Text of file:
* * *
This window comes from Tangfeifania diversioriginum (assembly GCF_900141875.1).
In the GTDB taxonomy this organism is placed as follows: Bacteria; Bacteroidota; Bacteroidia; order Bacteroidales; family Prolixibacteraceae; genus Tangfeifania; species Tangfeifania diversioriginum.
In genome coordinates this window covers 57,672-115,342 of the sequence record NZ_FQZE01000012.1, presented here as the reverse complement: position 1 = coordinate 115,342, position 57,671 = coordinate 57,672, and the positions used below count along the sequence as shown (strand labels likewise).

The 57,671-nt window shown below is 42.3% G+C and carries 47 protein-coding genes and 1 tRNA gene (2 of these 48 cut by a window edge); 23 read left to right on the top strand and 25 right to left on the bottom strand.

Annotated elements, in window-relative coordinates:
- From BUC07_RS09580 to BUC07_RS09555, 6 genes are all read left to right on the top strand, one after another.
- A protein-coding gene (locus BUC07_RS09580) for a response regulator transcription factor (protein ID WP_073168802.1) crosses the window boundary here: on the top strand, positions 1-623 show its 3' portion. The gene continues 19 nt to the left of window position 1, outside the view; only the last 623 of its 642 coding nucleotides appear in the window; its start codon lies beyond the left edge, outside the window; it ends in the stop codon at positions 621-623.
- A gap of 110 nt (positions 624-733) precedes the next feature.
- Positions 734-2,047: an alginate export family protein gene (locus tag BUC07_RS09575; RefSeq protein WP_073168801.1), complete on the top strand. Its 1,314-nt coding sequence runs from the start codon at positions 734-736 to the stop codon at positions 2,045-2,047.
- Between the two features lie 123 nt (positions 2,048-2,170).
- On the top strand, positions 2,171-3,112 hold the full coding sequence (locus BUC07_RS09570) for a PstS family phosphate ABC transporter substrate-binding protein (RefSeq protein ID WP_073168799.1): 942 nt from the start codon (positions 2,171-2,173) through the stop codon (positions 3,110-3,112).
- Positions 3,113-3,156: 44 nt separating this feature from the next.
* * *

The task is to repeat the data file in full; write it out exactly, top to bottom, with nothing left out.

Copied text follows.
This window comes from Tangfeifania diversioriginum (assembly GCF_900141875.1).
In the GTDB taxonomy this organism is placed as follows: Bacteria; Bacteroidota; Bacteroidia; order Bacteroidales; family Prolixibacteraceae; genus Tangfeifania; species Tangfeifania diversioriginum.
In genome coordinates this window covers 57,672-115,342 of the sequence record NZ_FQZE01000012.1, presented here as the reverse complement: position 1 = coordinate 115,342, position 57,671 = coordinate 57,672, and the positions used below count along the sequence as shown (strand labels likewise).

The 57,671-nt window shown below is 42.3% G+C and carries 47 protein-coding genes and 1 tRNA gene (2 of these 48 cut by a window edge); 23 read left to right on the top strand and 25 right to left on the bottom strand.

Annotated elements, in window-relative coordinates:
- From BUC07_RS09580 to BUC07_RS09555, 6 genes are all read left to right on the top strand, one after another.
- A protein-coding gene (locus BUC07_RS09580) for a response regulator transcription factor (protein ID WP_073168802.1) crosses the window boundary here: on the top strand, positions 1-623 show its 3' portion. The gene continues 19 nt to the left of window position 1, outside the view; only the last 623 of its 642 coding nucleotides appear in the window; its start codon lies beyond the left edge, outside the window; it ends in the stop codon at positions 621-623.
- A gap of 110 nt (positions 624-733) precedes the next feature.
- Positions 734-2,047: an alginate export family protein gene (locus tag BUC07_RS09575; RefSeq protein WP_073168801.1), complete on the top strand. Its 1,314-nt coding sequence runs from the start codon at positions 734-736 to the stop codon at positions 2,045-2,047.
- Between the two features lie 123 nt (positions 2,048-2,170).
- On the top strand, positions 2,171-3,112 hold the full coding sequence (locus BUC07_RS09570) for a PstS family phosphate ABC transporter substrate-binding protein (RefSeq protein ID WP_073168799.1): 942 nt from the start codon (positions 2,171-2,173) through the stop codon (positions 3,110-3,112).
- Positions 3,113-3,156: 44 nt separating this feature from the next.